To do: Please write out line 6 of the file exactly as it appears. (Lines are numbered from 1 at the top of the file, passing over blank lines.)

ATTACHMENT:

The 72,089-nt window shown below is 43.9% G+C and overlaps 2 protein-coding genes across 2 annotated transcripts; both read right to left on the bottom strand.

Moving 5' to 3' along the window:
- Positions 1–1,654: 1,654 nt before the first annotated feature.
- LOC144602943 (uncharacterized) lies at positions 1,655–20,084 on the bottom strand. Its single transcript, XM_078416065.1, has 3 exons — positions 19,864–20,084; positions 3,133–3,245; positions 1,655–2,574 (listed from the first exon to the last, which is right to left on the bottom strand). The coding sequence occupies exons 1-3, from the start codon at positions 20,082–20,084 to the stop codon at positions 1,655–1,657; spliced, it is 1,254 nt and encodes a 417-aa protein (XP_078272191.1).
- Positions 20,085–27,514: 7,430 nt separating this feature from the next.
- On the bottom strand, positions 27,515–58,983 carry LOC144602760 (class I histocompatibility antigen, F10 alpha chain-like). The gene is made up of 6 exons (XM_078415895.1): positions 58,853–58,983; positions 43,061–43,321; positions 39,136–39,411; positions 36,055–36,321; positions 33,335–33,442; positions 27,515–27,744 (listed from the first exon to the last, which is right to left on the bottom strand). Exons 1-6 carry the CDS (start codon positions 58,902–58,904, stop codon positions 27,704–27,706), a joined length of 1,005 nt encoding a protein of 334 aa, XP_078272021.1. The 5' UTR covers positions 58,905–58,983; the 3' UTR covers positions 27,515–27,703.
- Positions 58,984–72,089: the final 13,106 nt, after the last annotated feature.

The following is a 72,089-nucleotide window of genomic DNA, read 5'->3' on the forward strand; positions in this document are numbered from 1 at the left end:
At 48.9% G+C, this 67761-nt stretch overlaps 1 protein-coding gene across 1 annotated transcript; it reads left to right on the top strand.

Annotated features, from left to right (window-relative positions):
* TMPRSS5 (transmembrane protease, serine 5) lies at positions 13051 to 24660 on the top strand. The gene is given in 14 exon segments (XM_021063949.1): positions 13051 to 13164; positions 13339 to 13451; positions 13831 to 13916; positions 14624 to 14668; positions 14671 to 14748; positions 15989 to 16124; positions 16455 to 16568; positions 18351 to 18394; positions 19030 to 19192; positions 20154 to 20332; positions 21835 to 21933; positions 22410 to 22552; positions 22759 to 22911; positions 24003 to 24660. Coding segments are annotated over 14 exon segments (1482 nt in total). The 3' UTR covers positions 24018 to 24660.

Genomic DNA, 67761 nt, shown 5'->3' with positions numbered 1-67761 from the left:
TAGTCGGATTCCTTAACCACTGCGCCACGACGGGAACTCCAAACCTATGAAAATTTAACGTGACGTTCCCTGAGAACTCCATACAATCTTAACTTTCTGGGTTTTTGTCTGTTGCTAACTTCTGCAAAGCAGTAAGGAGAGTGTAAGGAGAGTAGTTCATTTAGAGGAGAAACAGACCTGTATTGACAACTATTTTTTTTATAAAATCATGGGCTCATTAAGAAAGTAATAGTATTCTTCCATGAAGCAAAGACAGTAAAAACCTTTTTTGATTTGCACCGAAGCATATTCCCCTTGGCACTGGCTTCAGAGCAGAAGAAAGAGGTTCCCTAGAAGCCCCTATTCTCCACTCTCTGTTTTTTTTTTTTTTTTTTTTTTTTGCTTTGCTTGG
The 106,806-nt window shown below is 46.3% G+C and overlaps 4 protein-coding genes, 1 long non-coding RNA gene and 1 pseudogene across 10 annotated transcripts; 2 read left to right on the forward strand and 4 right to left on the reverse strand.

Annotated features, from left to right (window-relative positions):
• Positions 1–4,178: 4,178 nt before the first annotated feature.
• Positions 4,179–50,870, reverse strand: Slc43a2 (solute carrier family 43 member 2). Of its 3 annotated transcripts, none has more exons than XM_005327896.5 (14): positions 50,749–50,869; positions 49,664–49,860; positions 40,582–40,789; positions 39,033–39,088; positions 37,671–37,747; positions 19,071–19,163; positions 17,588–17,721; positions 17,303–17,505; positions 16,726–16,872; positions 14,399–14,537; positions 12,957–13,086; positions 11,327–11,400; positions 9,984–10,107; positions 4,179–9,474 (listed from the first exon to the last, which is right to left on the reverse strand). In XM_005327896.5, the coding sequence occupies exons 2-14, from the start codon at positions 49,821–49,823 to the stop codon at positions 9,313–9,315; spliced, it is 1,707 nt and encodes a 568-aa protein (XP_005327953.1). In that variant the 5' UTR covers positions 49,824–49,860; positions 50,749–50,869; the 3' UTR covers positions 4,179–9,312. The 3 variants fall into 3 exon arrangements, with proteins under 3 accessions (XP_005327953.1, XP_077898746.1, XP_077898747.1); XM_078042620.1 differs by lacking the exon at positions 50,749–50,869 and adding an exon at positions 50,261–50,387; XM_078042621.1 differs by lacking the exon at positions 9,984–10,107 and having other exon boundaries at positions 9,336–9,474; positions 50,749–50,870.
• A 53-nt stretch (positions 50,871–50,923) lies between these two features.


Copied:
- On the bottom strand, positions 27,515–58,983 carry LOC144602760 (class I histocompatibility antigen, F10 alpha chain-like). The gene is made up of 6 exons (XM_078415895.1): positions 58,853–58,983; positions 43,061–43,321; positions 39,136–39,411; positions 36,055–36,321; positions 33,335–33,442; positions 27,515–27,744 (listed from the first exon to the last, which is right to left on the bottom strand). Exons 1-6 carry the CDS (start codon positions 58,902–58,904, stop codon positions 27,704–27,706), a joined length of 1,005 nt encoding a protein of 334 aa, XP_078272021.1. The 5' UTR covers positions 58,905–58,983; the 3' UTR covers positions 27,515–27,703.